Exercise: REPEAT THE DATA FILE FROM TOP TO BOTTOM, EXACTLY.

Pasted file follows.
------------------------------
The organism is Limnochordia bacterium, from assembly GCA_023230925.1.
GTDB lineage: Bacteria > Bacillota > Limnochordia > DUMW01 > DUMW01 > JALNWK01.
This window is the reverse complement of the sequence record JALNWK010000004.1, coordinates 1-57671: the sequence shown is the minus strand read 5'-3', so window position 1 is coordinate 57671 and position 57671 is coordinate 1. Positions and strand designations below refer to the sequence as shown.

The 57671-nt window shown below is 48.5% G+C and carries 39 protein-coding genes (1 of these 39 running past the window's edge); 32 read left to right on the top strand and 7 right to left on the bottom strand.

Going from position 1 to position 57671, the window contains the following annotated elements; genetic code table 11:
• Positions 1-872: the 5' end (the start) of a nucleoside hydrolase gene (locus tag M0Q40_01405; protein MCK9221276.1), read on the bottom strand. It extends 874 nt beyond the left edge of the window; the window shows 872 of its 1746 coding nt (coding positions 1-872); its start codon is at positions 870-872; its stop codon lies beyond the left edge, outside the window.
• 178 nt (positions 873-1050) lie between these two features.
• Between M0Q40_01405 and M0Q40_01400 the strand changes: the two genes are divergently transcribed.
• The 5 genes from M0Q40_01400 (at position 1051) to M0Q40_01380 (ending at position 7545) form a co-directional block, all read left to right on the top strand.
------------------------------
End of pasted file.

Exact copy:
The organism is Limnochordia bacterium, from assembly GCA_023230925.1.
GTDB lineage: Bacteria > Bacillota > Limnochordia > DUMW01 > DUMW01 > JALNWK01.
This window is the reverse complement of the sequence record JALNWK010000004.1, coordinates 1-57671: the sequence shown is the minus strand read 5'-3', so window position 1 is coordinate 57671 and position 57671 is coordinate 1. Positions and strand designations below refer to the sequence as shown.

The 57671-nt window shown below is 48.5% G+C and carries 39 protein-coding genes (1 of these 39 running past the window's edge); 32 read left to right on the top strand and 7 right to left on the bottom strand.

Going from position 1 to position 57671, the window contains the following annotated elements; genetic code table 11:
• Positions 1-872: the 5' end (the start) of a nucleoside hydrolase gene (locus tag M0Q40_01405; protein MCK9221276.1), read on the bottom strand. It extends 874 nt beyond the left edge of the window; the window shows 872 of its 1746 coding nt (coding positions 1-872); its start codon is at positions 870-872; its stop codon lies beyond the left edge, outside the window.
• 178 nt (positions 873-1050) lie between these two features.
• Between M0Q40_01405 and M0Q40_01400 the strand changes: the two genes are divergently transcribed.
• The 5 genes from M0Q40_01400 (at position 1051) to M0Q40_01380 (ending at position 7545) form a co-directional block, all read left to right on the top strand.